According to Lawson, Back, Hartwell and Moran-Santa Maria, exposure to traumatic events is common among individuals with substance use disorders [31]. The Self- medicating hypothesis as postulated by Khantzian, suggests that the development of addictive behaviours results from repeated substance misuse in order to minimise the level of distress experienced [32]. Indeed, case 1 and 2’s childhood abuse had caused significant distress centring on a lack of closure and a need for acceptance, and resulted in self-medicating with poly-substance use. Both cases discussed issues of self-hatred and lack of forgiveness. Anger had been directed at a significant other who didn’t believe them when they tried to discuss their childhood abuse. For example, Case 2’s crack binges had resulted in a stimulant based psychosis and sleep paralysis. Here, unresolved issues coupled with sleep deprivation and the misuse of drugs, was affecting this case 2’sability to work through his anger and grief.

The cases kept a dream journal and drug diary to assist them in understanding their dreams and grief in the context of substance use. Case 1 believed that she was experiencing after-death communications with her father. As the therapy progressed, these messages from her deceased father have become what she describes as less negative. According to Neenan and Dryden, distortions in thinking result from underlying negative core beliefs, which often stem from childhood [33]. Changes were witnessed in case 1’s beliefs and cognitions resulting in a more positive sense of self as a result of cognitive restructuring and relational interventions like containment and transference interpretations. Discussing her beliefs in this context has not only developed the therapeutic relationship, but has greatly assisted case 1’s understanding of her drug using behaviour as a defence against affective experience. The therapeutic arena has provided both cases with a means of expressing their thoughts and challenging their self-defeating beliefs. Those interventions have encouraged them to recognize how their emotional distress was not allowed conscious experiencing due to their punitive rules for living and insecure object relations, resorting to substances to numb difficult emotions and thus perpetuate their pathology.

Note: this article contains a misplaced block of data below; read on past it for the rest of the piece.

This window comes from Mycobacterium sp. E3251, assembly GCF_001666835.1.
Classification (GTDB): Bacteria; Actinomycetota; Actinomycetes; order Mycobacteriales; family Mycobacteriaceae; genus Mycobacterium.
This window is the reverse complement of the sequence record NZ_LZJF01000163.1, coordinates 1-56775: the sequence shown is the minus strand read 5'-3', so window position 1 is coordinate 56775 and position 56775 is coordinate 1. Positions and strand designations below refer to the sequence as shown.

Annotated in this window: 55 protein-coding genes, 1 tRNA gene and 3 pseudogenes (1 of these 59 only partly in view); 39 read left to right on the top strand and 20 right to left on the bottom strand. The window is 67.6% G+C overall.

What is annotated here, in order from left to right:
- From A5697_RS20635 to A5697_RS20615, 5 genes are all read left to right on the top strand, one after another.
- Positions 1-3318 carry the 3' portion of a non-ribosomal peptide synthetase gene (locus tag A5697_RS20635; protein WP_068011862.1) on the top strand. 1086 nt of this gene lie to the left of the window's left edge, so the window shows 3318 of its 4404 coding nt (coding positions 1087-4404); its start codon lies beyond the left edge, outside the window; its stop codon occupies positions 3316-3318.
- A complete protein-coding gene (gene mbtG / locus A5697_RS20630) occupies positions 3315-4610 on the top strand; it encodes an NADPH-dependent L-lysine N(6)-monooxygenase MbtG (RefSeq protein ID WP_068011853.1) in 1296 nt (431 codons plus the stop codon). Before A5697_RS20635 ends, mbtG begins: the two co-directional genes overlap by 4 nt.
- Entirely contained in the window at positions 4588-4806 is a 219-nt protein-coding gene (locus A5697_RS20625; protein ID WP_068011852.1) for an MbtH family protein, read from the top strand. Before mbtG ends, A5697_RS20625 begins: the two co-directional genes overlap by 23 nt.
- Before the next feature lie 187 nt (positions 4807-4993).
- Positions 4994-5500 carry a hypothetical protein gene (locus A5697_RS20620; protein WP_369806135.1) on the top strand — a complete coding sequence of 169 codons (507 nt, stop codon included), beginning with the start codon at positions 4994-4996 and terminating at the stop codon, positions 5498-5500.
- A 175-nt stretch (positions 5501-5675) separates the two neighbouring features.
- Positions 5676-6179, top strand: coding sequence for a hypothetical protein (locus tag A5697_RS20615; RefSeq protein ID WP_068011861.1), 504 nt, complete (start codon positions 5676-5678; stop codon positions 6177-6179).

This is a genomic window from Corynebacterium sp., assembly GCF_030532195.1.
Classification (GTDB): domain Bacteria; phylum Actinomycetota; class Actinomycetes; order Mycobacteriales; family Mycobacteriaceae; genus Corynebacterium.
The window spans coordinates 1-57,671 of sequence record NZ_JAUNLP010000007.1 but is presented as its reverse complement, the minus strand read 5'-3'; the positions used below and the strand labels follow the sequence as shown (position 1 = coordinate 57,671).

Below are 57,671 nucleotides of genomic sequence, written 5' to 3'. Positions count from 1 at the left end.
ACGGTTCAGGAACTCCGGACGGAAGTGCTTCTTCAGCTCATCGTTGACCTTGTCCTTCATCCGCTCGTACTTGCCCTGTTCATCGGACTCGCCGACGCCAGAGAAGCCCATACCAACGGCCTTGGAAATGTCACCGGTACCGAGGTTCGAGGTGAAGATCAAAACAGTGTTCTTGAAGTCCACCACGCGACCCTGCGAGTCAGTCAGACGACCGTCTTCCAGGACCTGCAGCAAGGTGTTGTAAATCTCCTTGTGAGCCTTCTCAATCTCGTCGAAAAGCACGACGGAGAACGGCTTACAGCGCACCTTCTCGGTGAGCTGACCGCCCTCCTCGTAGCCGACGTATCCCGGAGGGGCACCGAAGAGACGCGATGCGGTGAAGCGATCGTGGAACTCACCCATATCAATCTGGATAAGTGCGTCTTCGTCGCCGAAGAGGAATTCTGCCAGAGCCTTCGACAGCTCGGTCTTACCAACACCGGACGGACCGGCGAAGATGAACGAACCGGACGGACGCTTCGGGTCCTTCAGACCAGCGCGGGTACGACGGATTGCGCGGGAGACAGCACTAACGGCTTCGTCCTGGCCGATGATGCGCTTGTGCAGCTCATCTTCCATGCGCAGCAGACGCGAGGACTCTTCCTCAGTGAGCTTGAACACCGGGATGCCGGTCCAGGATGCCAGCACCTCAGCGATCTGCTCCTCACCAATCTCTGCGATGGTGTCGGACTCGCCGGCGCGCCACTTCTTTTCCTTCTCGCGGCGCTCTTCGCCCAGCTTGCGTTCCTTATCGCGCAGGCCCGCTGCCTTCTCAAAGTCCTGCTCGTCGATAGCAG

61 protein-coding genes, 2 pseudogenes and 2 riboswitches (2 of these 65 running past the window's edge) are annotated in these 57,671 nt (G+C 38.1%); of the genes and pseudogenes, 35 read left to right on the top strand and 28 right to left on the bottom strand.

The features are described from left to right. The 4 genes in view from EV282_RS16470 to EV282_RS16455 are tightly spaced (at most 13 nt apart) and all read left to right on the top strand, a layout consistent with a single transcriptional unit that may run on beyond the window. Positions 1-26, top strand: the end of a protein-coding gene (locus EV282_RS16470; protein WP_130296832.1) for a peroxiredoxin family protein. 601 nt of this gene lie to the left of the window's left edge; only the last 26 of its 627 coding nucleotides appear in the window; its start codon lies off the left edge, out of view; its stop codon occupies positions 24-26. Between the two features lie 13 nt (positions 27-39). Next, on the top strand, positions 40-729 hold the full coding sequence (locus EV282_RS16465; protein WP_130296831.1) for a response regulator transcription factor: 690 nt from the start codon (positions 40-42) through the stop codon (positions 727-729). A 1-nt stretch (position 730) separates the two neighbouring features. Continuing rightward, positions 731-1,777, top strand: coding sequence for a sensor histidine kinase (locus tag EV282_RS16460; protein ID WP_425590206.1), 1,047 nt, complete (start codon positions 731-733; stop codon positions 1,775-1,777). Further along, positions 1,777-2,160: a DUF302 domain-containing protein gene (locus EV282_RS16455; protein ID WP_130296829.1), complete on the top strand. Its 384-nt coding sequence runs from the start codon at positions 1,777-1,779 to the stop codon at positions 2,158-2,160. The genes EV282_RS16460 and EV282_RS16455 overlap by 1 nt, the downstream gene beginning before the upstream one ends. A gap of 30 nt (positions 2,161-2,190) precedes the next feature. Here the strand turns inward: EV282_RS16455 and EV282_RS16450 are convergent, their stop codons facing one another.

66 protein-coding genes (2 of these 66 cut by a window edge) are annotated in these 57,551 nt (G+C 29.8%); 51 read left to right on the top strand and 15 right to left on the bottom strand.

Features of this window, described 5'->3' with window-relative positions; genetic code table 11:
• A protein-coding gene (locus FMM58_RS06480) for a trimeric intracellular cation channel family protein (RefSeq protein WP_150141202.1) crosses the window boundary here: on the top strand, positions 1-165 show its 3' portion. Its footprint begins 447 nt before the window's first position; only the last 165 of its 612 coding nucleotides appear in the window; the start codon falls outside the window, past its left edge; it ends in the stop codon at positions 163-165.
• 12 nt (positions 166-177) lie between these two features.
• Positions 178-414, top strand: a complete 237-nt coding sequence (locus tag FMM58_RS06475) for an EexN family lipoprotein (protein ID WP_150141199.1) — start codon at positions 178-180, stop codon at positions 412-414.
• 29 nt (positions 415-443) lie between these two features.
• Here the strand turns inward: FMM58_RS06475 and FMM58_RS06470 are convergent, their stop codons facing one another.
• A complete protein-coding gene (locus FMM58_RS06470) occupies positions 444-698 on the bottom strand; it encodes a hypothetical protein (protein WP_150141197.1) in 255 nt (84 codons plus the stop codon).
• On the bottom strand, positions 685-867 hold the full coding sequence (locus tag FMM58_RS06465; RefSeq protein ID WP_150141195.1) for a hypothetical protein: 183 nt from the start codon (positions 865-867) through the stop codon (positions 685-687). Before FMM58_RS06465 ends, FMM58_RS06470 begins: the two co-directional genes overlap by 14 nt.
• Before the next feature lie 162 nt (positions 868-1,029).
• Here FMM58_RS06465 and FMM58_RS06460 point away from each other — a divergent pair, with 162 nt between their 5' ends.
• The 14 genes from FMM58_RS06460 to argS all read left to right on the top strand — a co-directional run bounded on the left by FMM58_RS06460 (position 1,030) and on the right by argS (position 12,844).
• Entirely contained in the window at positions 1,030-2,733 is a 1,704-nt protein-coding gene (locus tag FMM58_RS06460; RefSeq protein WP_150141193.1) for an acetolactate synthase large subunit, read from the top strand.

Cases 1 and 2 received 12 weekly CBT sessions and are beginning to report a greater motivation with their life course. The misuse of their prescription drugs is still apparent but to a lesser degree. Exploring interpersonal cognitions and core beliefs of the cases has provided a means for developing the therapeutic tools necessary to encourage and support them during times where a potential trigger, owing to grief, has precipitated a relapse.

Discussion

The cognitive developmental model of substance abuse and the Padesky and Mooney’s five part generic cognitive model for situationlevel formulation have been employed to support clients with individual treatment needs [20,24,34]. Further, relapse prevention training, communication skills training and cognitive behavioural mood management training have been included in the cases therapeutic treatment programme [35-37].

Whilst the dual process model as postulated by Stroebe and Schut’s acknowledges varying grief responses including loss orientation and loss restoration, in the context of substance misuse this process tended to precipitate a drugs relapse [38]. The presence of guilt, anger, shame and depression experienced by case 1 and 2 had determined how they have adjusted to grief. When dwelling on components of their loss, the use of drugs has in part modulated case 1 and 2’s affect associated with helplessness and hopelessness [39]. When case 1and 2 tried to manage their stressors (restoration stressors) the guilt experienced by them was associated with them getting on with their lives. This became linked to feelings of helplessness associated with the death of a significant other.